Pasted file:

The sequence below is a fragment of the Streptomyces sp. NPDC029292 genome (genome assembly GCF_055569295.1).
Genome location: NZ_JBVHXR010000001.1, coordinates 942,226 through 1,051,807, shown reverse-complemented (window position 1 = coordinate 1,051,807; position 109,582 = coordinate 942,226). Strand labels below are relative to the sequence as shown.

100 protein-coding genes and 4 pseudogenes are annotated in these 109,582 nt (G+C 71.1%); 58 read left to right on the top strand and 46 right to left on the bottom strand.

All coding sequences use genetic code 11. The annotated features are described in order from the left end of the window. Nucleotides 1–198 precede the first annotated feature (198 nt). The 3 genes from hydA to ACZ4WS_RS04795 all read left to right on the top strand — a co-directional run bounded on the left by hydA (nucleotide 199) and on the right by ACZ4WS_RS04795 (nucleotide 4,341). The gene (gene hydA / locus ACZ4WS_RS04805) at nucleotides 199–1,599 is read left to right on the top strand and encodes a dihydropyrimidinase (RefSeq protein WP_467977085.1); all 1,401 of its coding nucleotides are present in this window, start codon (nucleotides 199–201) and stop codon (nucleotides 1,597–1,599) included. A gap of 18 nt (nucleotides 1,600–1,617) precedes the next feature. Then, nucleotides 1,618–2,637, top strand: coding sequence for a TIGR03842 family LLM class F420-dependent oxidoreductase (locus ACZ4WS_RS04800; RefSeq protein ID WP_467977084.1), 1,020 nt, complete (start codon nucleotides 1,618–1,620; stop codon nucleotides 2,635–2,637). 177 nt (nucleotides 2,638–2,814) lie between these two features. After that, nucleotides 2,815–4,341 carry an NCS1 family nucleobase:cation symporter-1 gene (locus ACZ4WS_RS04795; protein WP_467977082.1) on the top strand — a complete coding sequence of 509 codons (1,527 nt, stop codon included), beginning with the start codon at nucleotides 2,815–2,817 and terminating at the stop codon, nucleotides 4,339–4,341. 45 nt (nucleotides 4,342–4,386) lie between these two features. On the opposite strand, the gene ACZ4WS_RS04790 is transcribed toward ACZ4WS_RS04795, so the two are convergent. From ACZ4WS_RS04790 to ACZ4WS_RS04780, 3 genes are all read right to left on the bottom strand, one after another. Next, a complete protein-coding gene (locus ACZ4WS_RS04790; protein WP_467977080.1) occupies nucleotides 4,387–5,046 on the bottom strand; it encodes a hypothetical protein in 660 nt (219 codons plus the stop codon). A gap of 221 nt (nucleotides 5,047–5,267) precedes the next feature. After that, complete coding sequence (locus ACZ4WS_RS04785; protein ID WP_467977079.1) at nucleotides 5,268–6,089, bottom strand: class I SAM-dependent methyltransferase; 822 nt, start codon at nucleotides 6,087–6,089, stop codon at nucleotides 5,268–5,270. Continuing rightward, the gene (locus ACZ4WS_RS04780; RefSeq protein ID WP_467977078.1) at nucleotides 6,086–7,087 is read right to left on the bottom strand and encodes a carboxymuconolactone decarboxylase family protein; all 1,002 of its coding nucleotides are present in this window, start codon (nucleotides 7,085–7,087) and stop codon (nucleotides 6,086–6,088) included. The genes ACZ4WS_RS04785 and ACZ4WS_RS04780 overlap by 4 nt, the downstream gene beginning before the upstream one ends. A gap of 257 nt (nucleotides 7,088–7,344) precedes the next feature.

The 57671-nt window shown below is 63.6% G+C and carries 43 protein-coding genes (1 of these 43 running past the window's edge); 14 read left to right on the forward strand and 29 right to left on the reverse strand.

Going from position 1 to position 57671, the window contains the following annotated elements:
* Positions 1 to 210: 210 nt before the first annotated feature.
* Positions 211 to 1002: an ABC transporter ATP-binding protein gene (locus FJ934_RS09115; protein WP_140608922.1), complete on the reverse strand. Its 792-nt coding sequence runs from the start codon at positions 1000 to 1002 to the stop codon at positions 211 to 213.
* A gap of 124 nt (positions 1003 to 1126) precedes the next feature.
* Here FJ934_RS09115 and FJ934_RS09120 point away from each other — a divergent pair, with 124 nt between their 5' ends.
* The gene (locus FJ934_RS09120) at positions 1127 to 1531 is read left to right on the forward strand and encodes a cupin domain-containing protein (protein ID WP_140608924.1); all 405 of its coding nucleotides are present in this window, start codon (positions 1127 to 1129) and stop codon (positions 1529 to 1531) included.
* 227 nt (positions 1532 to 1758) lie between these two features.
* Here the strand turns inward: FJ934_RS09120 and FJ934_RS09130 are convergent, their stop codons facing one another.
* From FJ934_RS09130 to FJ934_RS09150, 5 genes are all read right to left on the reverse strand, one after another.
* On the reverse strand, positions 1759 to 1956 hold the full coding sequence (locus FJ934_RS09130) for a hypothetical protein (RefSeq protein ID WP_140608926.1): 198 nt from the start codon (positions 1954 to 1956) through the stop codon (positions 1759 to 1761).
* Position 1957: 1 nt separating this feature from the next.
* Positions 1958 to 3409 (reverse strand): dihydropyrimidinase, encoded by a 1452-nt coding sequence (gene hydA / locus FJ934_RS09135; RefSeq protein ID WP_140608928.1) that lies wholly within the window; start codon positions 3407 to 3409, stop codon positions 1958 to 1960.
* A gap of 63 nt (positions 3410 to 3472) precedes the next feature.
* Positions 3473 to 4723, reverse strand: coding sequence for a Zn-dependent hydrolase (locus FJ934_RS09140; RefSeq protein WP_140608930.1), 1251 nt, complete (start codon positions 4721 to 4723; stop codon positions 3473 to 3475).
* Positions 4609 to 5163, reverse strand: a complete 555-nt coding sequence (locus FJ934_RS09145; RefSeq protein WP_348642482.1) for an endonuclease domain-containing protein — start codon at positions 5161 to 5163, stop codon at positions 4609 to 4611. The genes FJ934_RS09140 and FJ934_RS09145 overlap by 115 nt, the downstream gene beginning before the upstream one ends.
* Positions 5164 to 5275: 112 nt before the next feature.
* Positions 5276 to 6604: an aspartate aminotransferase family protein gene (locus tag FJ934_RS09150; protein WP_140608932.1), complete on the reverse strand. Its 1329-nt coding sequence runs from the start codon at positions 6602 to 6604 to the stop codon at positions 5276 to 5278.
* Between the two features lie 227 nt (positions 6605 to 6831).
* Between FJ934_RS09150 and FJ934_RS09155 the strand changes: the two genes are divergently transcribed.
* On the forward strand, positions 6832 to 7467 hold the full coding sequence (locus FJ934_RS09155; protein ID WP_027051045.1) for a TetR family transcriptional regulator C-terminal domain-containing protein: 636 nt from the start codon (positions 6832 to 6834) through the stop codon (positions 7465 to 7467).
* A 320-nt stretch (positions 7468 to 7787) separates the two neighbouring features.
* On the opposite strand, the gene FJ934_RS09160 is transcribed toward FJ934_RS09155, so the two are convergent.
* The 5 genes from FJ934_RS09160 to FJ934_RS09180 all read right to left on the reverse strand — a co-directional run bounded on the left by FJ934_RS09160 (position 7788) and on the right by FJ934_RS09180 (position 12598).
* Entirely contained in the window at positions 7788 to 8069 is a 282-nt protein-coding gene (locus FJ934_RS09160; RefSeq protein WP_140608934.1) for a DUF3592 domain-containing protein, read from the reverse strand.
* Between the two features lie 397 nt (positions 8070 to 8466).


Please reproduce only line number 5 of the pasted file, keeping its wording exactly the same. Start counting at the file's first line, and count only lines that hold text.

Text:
The 57671-nt window shown below is 63.6% G+C and carries 43 protein-coding genes (1 of these 43 running past the window's edge); 14 read left to right on the forward strand and 29 right to left on the reverse strand.